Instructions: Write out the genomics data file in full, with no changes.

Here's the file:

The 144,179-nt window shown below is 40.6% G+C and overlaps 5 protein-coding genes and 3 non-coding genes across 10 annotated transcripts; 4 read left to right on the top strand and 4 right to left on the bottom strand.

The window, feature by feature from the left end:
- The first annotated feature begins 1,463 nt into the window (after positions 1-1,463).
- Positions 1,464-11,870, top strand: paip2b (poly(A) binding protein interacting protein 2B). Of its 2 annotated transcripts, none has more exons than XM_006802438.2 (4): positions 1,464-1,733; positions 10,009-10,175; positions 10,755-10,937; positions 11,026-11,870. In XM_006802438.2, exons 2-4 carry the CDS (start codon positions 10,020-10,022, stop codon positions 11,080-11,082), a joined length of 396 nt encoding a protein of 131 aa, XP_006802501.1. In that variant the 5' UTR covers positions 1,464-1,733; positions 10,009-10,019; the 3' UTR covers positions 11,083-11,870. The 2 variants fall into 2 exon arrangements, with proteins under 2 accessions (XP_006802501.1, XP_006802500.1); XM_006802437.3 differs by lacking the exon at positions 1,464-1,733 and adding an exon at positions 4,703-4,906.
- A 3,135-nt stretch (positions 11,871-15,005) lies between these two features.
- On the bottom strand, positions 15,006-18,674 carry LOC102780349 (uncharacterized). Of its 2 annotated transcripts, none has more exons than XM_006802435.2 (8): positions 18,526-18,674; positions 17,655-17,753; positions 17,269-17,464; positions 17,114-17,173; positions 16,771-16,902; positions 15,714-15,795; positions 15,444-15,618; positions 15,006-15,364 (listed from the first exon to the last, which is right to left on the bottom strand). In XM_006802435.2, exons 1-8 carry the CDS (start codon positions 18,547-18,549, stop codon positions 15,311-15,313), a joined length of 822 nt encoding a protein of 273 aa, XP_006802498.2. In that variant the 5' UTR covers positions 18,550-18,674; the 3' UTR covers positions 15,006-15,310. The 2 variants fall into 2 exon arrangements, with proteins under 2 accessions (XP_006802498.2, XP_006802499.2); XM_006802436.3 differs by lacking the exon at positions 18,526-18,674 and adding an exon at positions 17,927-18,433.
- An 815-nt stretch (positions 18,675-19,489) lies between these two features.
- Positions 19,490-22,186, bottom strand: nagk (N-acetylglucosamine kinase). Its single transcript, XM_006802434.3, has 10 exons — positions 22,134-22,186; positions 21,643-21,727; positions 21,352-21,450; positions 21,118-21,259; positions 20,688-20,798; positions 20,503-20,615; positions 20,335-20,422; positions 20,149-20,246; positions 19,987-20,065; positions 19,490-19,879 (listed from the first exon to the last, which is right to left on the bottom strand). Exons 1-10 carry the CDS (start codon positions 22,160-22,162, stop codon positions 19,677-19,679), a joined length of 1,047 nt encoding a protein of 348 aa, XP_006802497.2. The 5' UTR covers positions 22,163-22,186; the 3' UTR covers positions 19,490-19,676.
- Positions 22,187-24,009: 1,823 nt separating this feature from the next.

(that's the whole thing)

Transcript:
The 144,179-nt window shown below is 40.6% G+C and overlaps 5 protein-coding genes and 3 non-coding genes across 10 annotated transcripts; 4 read left to right on the top strand and 4 right to left on the bottom strand.

The window, feature by feature from the left end:
- The first annotated feature begins 1,463 nt into the window (after positions 1-1,463).
- Positions 1,464-11,870, top strand: paip2b (poly(A) binding protein interacting protein 2B). Of its 2 annotated transcripts, none has more exons than XM_006802438.2 (4): positions 1,464-1,733; positions 10,009-10,175; positions 10,755-10,937; positions 11,026-11,870. In XM_006802438.2, exons 2-4 carry the CDS (start codon positions 10,020-10,022, stop codon positions 11,080-11,082), a joined length of 396 nt encoding a protein of 131 aa, XP_006802501.1. In that variant the 5' UTR covers positions 1,464-1,733; positions 10,009-10,019; the 3' UTR covers positions 11,083-11,870. The 2 variants fall into 2 exon arrangements, with proteins under 2 accessions (XP_006802501.1, XP_006802500.1); XM_006802437.3 differs by lacking the exon at positions 1,464-1,733 and adding an exon at positions 4,703-4,906.
- A 3,135-nt stretch (positions 11,871-15,005) lies between these two features.
- On the bottom strand, positions 15,006-18,674 carry LOC102780349 (uncharacterized). Of its 2 annotated transcripts, none has more exons than XM_006802435.2 (8): positions 18,526-18,674; positions 17,655-17,753; positions 17,269-17,464; positions 17,114-17,173; positions 16,771-16,902; positions 15,714-15,795; positions 15,444-15,618; positions 15,006-15,364 (listed from the first exon to the last, which is right to left on the bottom strand). In XM_006802435.2, exons 1-8 carry the CDS (start codon positions 18,547-18,549, stop codon positions 15,311-15,313), a joined length of 822 nt encoding a protein of 273 aa, XP_006802498.2. In that variant the 5' UTR covers positions 18,550-18,674; the 3' UTR covers positions 15,006-15,310. The 2 variants fall into 2 exon arrangements, with proteins under 2 accessions (XP_006802498.2, XP_006802499.2); XM_006802436.3 differs by lacking the exon at positions 18,526-18,674 and adding an exon at positions 17,927-18,433.
- An 815-nt stretch (positions 18,675-19,489) lies between these two features.
- Positions 19,490-22,186, bottom strand: nagk (N-acetylglucosamine kinase). Its single transcript, XM_006802434.3, has 10 exons — positions 22,134-22,186; positions 21,643-21,727; positions 21,352-21,450; positions 21,118-21,259; positions 20,688-20,798; positions 20,503-20,615; positions 20,335-20,422; positions 20,149-20,246; positions 19,987-20,065; positions 19,490-19,879 (listed from the first exon to the last, which is right to left on the bottom strand). Exons 1-10 carry the CDS (start codon positions 22,160-22,162, stop codon positions 19,677-19,679), a joined length of 1,047 nt encoding a protein of 348 aa, XP_006802497.2. The 5' UTR covers positions 22,163-22,186; the 3' UTR covers positions 19,490-19,676.
- Positions 22,187-24,009: 1,823 nt separating this feature from the next.